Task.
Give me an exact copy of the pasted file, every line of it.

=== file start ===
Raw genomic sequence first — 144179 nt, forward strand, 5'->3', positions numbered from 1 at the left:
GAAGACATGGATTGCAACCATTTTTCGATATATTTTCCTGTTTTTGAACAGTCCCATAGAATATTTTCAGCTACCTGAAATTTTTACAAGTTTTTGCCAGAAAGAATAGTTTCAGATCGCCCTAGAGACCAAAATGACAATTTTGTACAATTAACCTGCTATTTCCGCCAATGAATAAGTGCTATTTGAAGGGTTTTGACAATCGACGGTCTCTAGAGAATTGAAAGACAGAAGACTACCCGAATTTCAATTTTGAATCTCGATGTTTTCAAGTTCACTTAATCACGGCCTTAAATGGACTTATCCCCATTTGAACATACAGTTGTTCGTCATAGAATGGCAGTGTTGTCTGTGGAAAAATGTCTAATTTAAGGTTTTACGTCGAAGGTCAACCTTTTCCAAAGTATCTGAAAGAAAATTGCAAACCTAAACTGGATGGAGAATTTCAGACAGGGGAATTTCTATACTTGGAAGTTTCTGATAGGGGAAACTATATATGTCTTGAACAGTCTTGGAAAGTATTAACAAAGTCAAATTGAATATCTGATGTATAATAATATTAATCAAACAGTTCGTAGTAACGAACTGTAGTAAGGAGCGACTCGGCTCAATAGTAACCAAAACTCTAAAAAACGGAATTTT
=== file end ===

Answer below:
Raw genomic sequence first — 144179 nt, forward strand, 5'->3', positions numbered from 1 at the left:
GAAGACATGGATTGCAACCATTTTTCGATATATTTTCCTGTTTTTGAACAGTCCCATAGAATATTTTCAGCTACCTGAAATTTTTACAAGTTTTTGCCAGAAAGAATAGTTTCAGATCGCCCTAGAGACCAAAATGACAATTTTGTACAATTAACCTGCTATTTCCGCCAATGAATAAGTGCTATTTGAAGGGTTTTGACAATCGACGGTCTCTAGAGAATTGAAAGACAGAAGACTACCCGAATTTCAATTTTGAATCTCGATGTTTTCAAGTTCACTTAATCACGGCCTTAAATGGACTTATCCCCATTTGAACATACAGTTGTTCGTCATAGAATGGCAGTGTTGTCTGTGGAAAAATGTCTAATTTAAGGTTTTACGTCGAAGGTCAACCTTTTCCAAAGTATCTGAAAGAAAATTGCAAACCTAAACTGGATGGAGAATTTCAGACAGGGGAATTTCTATACTTGGAAGTTTCTGATAGGGGAAACTATATATGTCTTGAACAGTCTTGGAAAGTATTAACAAAGTCAAATTGAATATCTGATGTATAATAATATTAATCAAACAGTTCGTAGTAACGAACTGTAGTAAGGAGCGACTCGGCTCAATAGTAACCAAAACTCTAAAAAACGGAATTTT